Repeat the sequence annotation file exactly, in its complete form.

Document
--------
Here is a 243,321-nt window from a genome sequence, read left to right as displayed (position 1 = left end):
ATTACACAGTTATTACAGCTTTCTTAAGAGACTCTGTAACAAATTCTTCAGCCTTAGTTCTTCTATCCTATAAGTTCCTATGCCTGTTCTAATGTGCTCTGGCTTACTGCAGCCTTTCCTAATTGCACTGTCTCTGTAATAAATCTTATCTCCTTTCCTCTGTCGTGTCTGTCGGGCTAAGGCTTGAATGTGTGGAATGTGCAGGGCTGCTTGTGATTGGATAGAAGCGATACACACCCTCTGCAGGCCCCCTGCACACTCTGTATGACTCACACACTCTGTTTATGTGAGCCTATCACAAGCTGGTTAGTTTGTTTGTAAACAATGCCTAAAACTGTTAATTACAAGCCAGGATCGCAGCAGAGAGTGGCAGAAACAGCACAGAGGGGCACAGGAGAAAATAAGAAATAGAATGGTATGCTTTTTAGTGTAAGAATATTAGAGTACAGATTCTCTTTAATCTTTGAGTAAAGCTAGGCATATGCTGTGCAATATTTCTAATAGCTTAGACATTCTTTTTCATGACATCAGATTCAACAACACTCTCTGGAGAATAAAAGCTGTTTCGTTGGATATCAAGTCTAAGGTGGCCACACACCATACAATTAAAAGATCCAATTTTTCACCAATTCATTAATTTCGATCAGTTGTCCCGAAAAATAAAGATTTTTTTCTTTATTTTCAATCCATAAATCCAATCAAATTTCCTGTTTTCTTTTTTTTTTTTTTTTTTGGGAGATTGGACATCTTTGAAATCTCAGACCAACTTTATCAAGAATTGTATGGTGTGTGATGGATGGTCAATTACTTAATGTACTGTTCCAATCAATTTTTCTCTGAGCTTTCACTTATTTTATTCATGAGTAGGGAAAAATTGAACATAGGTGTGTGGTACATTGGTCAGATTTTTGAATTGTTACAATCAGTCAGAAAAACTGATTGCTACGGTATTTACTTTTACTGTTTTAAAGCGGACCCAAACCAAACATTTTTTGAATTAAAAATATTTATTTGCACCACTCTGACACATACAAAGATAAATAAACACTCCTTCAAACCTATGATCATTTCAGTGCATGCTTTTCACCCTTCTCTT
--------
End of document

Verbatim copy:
Here is a 243,321-nt window from a genome sequence, read left to right as displayed (position 1 = left end):
ATTACACAGTTATTACAGCTTTCTTAAGAGACTCTGTAACAAATTCTTCAGCCTTAGTTCTTCTATCCTATAAGTTCCTATGCCTGTTCTAATGTGCTCTGGCTTACTGCAGCCTTTCCTAATTGCACTGTCTCTGTAATAAATCTTATCTCCTTTCCTCTGTCGTGTCTGTCGGGCTAAGGCTTGAATGTGTGGAATGTGCAGGGCTGCTTGTGATTGGATAGAAGCGATACACACCCTCTGCAGGCCCCCTGCACACTCTGTATGACTCACACACTCTGTTTATGTGAGCCTATCACAAGCTGGTTAGTTTGTTTGTAAACAATGCCTAAAACTGTTAATTACAAGCCAGGATCGCAGCAGAGAGTGGCAGAAACAGCACAGAGGGGCACAGGAGAAAATAAGAAATAGAATGGTATGCTTTTTAGTGTAAGAATATTAGAGTACAGATTCTCTTTAATCTTTGAGTAAAGCTAGGCATATGCTGTGCAATATTTCTAATAGCTTAGACATTCTTTTTCATGACATCAGATTCAACAACACTCTCTGGAGAATAAAAGCTGTTTCGTTGGATATCAAGTCTAAGGTGGCCACACACCATACAATTAAAAGATCCAATTTTTCACCAATTCATTAATTTCGATCAGTTGTCCCGAAAAATAAAGATTTTTTTCTTTATTTTCAATCCATAAATCCAATCAAATTTCCTGTTTTCTTTTTTTTTTTTTTTTTTGGGAGATTGGACATCTTTGAAATCTCAGACCAACTTTATCAAGAATTGTATGGTGTGTGATGGATGGTCAATTACTTAATGTACTGTTCCAATCAATTTTTCTCTGAGCTTTCACTTATTTTATTCATGAGTAGGGAAAAATTGAACATAGGTGTGTGGTACATTGGTCAGATTTTTGAATTGTTACAATCAGTCAGAAAAACTGATTGCTACGGTATTTACTTTTACTGTTTTAAAGCGGACCCAAACCAAACATTTTTTGAATTAAAAATATTTATTTGCACCACTCTGACACATACAAAGATAAATAAACACTCCTTCAAACCTATGATCATTTCAGTGCATGCTTTTCACCCTTCTCTT